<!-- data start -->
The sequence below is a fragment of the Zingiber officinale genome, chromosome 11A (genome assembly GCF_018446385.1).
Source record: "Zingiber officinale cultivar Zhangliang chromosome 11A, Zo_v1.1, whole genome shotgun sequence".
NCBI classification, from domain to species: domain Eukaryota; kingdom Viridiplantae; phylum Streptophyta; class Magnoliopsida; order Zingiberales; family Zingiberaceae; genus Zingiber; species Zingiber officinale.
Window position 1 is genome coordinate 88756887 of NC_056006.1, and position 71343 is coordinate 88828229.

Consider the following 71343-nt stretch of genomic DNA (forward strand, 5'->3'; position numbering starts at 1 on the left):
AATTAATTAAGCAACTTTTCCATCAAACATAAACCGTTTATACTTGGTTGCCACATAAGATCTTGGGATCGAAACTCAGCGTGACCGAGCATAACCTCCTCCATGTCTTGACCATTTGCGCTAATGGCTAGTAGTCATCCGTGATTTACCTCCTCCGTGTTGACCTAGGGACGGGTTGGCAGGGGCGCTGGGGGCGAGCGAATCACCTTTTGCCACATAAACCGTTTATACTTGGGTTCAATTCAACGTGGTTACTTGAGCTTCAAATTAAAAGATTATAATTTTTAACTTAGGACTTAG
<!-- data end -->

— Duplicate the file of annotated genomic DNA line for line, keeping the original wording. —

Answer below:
The sequence below is a fragment of the Zingiber officinale genome, chromosome 11A (genome assembly GCF_018446385.1).
Source record: "Zingiber officinale cultivar Zhangliang chromosome 11A, Zo_v1.1, whole genome shotgun sequence".
NCBI classification, from domain to species: domain Eukaryota; kingdom Viridiplantae; phylum Streptophyta; class Magnoliopsida; order Zingiberales; family Zingiberaceae; genus Zingiber; species Zingiber officinale.
Window position 1 is genome coordinate 88756887 of NC_056006.1, and position 71343 is coordinate 88828229.

Consider the following 71343-nt stretch of genomic DNA (forward strand, 5'->3'; position numbering starts at 1 on the left):
AATTAATTAAGCAACTTTTCCATCAAACATAAACCGTTTATACTTGGTTGCCACATAAGATCTTGGGATCGAAACTCAGCGTGACCGAGCATAACCTCCTCCATGTCTTGACCATTTGCGCTAATGGCTAGTAGTCATCCGTGATTTACCTCCTCCGTGTTGACCTAGGGACGGGTTGGCAGGGGCGCTGGGGGCGAGCGAATCACCTTTTGCCACATAAACCGTTTATACTTGGGTTCAATTCAACGTGGTTACTTGAGCTTCAAATTAAAAGATTATAATTTTTAACTTAGGACTTAG